by reducing the completion time of the latest lot. This is
equivalent to solving a travelling salesman problem
considering only the operations in the sequence up to the
latest operation. Viewed from this perspective, the
algorithm can then be described as a 3 exchange procedure
where we examine combinations of three arcs (with costs
s kp,im' s im,jn and s jn,iq) and tr Y to replace them with a shorter
threearc combination (with costs s. . , s ; „ , and s. . ) .
N kp,jn' jn,im im,lq'
Minimizing Number of Tardy Lots
In the context of semiconductor testing, the lateness
of the entire lot, not of any individual operation is of
interest. Thus for the rest of this section we will use the
notation SU, to denote number of tardy lots, as opposed to
individual operations. The lot structure is indicated by the
presence of precedence constraints between operations on the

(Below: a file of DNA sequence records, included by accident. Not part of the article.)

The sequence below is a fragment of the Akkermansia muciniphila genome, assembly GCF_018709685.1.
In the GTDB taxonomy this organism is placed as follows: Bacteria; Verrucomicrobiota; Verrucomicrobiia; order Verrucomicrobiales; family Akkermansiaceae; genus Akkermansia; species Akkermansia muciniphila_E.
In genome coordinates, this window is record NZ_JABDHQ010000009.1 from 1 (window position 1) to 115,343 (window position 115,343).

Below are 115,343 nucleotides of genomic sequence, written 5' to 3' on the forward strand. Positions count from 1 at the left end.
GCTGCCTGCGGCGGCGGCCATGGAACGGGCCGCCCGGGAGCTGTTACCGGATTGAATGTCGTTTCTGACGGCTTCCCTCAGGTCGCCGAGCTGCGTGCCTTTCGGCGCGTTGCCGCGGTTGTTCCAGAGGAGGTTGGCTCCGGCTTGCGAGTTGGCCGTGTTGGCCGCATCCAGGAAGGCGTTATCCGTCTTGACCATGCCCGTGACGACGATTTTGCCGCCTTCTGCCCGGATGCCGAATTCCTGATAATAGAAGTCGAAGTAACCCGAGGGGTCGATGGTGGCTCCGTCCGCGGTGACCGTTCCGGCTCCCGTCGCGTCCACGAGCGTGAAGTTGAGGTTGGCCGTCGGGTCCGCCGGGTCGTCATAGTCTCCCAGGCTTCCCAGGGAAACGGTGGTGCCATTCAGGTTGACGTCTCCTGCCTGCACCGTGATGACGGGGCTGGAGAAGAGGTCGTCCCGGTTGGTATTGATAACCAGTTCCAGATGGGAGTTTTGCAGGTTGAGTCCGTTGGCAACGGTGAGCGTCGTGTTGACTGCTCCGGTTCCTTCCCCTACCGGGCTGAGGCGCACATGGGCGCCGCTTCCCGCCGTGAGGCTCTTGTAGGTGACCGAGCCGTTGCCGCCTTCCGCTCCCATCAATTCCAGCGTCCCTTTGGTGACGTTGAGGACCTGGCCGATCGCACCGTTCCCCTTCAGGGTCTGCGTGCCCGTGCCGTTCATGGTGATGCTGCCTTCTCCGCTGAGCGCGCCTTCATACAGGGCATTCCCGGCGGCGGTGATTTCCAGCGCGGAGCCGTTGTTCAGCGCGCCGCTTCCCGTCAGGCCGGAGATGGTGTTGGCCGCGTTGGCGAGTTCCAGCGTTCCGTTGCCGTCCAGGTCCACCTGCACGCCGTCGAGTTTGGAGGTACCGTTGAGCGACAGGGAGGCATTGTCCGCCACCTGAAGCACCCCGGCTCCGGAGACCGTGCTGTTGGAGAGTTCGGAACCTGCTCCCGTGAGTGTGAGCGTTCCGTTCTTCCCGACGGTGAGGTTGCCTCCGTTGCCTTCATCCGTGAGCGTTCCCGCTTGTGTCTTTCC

same lot. Thus, l/preCjSDST/SU, will denote the problem of
minimizing the number of tardy lots in the presence of
precedence constraints between operations on the same lot
and sequencedependent setup times. 1/SDST/SU,. will be used
to represent the special case where there are no precedence
96
constraints, i.e., each lot requires only one operation.
Recall from Chapter III that even the 1/prec/SU,
problem is NPhard[72]. Hence we shall concentrate on
developing a heuristic procedure for l/prec,SDST/EU. and
examining its worstcase behavior for a special case.
A Heuristic Procedure for l/prec,SDST/SU .
In this section we shall present an algorithm similar
to that of Moore cited in Baker [3] for the 1/prec, SDST/EU,
problem. This algorithm is based on certain relations that
exist between the problems of minimizing maximum lateness
and that of minimizing the number of tardy jobs. We shall
use the term "Lmaxoptimal" to denote a sequence which